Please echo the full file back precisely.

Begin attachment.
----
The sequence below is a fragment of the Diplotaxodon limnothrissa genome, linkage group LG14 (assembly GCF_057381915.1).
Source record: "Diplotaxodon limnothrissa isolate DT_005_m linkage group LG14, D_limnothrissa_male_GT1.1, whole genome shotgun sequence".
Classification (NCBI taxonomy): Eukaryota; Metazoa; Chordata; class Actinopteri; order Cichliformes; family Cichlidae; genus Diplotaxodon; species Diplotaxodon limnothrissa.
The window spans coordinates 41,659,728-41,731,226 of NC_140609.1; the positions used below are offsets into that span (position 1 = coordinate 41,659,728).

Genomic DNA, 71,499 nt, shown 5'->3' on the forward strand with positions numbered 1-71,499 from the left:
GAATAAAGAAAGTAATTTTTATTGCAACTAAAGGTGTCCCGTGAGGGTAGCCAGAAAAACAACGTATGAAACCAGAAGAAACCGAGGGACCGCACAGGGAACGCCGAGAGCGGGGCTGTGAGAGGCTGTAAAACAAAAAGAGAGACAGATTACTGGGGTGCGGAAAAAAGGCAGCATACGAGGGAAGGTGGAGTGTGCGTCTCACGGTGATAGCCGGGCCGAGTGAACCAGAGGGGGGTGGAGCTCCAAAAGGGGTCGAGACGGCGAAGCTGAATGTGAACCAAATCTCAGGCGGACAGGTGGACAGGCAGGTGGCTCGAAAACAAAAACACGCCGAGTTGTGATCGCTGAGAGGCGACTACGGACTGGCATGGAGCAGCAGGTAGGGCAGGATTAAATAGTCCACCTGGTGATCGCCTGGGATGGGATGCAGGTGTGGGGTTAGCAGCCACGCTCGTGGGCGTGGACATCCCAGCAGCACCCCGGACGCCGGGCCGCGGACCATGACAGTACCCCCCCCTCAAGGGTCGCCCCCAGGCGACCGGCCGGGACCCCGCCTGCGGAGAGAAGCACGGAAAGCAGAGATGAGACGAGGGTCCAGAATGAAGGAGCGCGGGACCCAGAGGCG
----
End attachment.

The sequence below is a fragment of the Diplotaxodon limnothrissa genome, linkage group LG14 (assembly GCF_057381915.1).
Source record: "Diplotaxodon limnothrissa isolate DT_005_m linkage group LG14, D_limnothrissa_male_GT1.1, whole genome shotgun sequence".
Classification (NCBI taxonomy): Eukaryota; Metazoa; Chordata; class Actinopteri; order Cichliformes; family Cichlidae; genus Diplotaxodon; species Diplotaxodon limnothrissa.
The window spans coordinates 41,659,728-41,731,226 of NC_140609.1; the positions used below are offsets into that span (position 1 = coordinate 41,659,728).

Genomic DNA, 71,499 nt, shown 5'->3' on the forward strand with positions numbered 1-71,499 from the left:
GAATAAAGAAAGTAATTTTTATTGCAACTAAAGGTGTCCCGTGAGGGTAGCCAGAAAAACAACGTATGAAACCAGAAGAAACCGAGGGACCGCACAGGGAACGCCGAGAGCGGGGCTGTGAGAGGCTGTAAAACAAAAAGAGAGACAGATTACTGGGGTGCGGAAAAAAGGCAGCATACGAGGGAAGGTGGAGTGTGCGTCTCACGGTGATAGCCGGGCCGAGTGAACCAGAGGGGGGTGGAGCTCCAAAAGGGGTCGAGACGGCGAAGCTGAATGTGAACCAAATCTCAGGCGGACAGGTGGACAGGCAGGTGGCTCGAAAACAAAAACACGCCGAGTTGTGATCGCTGAGAGGCGACTACGGACTGGCATGGAGCAGCAGGTAGGGCAGGATTAAATAGTCCACCTGGTGATCGCCTGGGATGGGATGCAGGTGTGGGGTTAGCAGCCACGCTCGTGGGCGTGGACATCCCAGCAGCACCCCGGACGCCGGGCCGCGGACCATGACAGTACCCCCCCCTCAAGGGTCGCCCCCAGGCGACCGGCCGGGACCCCGCCTGCGGAGAGAAGCACGGAAAGCAGAGATGAGACGAGGGTCCAGAATGAAGGAGCGCGGGACCCAGAGGCG